Lockout shelves ‘Hockeyville’ bid
As the NHL lockout drags on, the effects are beginning to be felt in other places than the highest level of hockey in North America.
The cancellation of this year’s “Winter Classic” kiboshed planned outdoor contests for OHL and NCAA teams in Detroit next month.
That, in turn, means a local bid to capture year’s “Hockeyville” crown, which was being spearheaded by Jonathan Glueheisen, had to be shelved.
“I’m definitely disappointed about it,” Glueheisen said yesterday morning, shortly after Kraft made the official announcement.
“But it’s just one of those things where you just throw your hands in the air and say, ‘What can you do,’” he reasoned.
Having putting together a last-minute bid earlier this winter for the 2012 edition of “Hockeyville,” which eventually was won by Stirling-Rawdon, Ont., Glueheisen was hard at work getting ready for this year’s competition, which was slated to officially start Dec. 15.
“I was basically getting my ducks in a row before then, which is when everyone’s bid goes up on the website,” he explained.
“I had submitted a letter to [town] council, which was submitted to [Community Services manager] Jason Kabel, and I also had a letter in the process of coming to me from [local MP] John Rafferty’s office.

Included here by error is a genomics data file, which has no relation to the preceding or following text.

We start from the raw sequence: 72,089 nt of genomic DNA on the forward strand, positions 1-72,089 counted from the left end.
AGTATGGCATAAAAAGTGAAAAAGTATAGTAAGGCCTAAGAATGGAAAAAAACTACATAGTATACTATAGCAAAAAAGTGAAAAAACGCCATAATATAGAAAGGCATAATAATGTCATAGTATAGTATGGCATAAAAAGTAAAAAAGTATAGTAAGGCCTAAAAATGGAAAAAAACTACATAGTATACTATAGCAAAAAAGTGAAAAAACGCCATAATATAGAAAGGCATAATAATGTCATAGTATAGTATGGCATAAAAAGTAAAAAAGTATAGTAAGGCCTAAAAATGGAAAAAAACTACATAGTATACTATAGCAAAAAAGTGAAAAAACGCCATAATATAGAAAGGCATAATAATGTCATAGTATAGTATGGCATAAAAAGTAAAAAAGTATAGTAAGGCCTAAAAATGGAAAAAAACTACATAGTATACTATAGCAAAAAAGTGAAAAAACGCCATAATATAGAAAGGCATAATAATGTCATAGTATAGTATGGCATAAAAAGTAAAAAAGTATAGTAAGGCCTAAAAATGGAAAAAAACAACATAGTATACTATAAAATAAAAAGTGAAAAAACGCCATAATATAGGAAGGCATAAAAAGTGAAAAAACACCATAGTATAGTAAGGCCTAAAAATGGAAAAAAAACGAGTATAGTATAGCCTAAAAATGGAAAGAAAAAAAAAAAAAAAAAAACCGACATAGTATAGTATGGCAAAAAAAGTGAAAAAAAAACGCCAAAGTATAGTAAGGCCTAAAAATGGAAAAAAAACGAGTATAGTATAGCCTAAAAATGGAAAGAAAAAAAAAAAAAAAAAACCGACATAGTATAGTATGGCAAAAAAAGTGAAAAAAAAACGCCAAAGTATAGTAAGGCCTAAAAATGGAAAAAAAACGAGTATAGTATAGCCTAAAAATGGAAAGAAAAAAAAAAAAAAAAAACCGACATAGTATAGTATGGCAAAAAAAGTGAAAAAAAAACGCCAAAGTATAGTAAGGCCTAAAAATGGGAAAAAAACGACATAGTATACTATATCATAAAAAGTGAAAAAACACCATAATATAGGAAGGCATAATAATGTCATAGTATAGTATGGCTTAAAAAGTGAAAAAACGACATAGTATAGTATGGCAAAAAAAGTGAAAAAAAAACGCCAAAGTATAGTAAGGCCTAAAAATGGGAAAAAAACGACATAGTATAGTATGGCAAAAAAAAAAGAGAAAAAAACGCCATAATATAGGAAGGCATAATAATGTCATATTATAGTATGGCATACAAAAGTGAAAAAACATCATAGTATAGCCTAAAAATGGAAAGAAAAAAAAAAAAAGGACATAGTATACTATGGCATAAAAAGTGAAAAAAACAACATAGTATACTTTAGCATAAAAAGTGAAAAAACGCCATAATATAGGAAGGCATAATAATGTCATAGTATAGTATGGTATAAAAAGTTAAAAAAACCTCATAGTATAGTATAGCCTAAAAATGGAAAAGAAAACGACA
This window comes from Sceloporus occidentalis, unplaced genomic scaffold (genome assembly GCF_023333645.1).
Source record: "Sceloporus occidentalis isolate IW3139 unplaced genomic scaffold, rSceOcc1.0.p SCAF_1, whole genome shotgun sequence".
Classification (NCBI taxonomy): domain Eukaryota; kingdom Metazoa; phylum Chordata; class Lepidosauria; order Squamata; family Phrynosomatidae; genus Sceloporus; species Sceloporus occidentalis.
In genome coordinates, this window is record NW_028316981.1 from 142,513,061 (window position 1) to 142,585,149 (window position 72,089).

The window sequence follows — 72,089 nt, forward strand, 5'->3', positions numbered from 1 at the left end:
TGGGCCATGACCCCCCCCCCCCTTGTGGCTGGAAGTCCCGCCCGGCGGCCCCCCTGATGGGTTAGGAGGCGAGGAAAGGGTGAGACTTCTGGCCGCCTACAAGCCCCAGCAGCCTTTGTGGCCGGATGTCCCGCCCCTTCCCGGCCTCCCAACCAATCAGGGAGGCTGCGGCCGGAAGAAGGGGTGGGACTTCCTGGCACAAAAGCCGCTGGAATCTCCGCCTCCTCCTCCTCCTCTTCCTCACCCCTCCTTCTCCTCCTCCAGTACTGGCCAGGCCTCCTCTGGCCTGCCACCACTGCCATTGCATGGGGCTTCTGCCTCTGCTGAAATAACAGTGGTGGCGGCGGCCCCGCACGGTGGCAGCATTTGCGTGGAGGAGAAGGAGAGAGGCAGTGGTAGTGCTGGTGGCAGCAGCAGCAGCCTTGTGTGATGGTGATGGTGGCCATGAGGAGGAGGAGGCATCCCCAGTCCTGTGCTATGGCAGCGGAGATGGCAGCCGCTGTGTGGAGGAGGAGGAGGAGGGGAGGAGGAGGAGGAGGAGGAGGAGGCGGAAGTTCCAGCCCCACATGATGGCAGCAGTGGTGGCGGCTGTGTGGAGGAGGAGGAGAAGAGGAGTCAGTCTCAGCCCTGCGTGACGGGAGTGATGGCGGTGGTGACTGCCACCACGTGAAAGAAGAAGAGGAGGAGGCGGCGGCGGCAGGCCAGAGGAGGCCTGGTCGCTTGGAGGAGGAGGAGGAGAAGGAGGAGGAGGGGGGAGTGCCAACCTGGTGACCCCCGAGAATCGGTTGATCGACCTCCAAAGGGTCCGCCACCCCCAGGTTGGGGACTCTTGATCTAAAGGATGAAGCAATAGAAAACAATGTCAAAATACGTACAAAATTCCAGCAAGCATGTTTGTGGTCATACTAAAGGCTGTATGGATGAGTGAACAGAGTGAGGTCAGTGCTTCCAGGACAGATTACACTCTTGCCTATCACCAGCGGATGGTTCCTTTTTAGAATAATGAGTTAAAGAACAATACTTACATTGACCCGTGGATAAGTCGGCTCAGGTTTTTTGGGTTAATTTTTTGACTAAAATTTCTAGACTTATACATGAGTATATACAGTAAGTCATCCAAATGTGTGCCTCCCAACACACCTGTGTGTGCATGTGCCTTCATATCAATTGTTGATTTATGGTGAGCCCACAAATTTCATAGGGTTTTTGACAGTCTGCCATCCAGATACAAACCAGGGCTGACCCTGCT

“At this point, it was more a process of making sure I had everything all set to go so that it was ready with the bid,” he added.
Although Glueheisen admitted it’s way too early to think about trying for the next “Hockeyville” competition in 2014, where the winning town gets to host an NHL pre-season game and receives funding for arena upgrades, he didn’t rule out working on a bid again.
“I really didn’t have much of a shot last year because I submitted a bid really late, but I gave it a full effort to be ready for this year,” he remarked.
“But we will see what happens in 2014.”
Instead of its usual “Hockeyville” promotion, Kraft instead will give $1 million to Hockey Canada-affiliated minor hockey associations.
Under the new program, Kraft will award the top five volunteers by giving their hockey associations $100,000 each.
Twenty other volunteers will win $20,000 for their respective associations.
Kraft also will give $100,000 to Hockey Canada for learn-to-skate programs.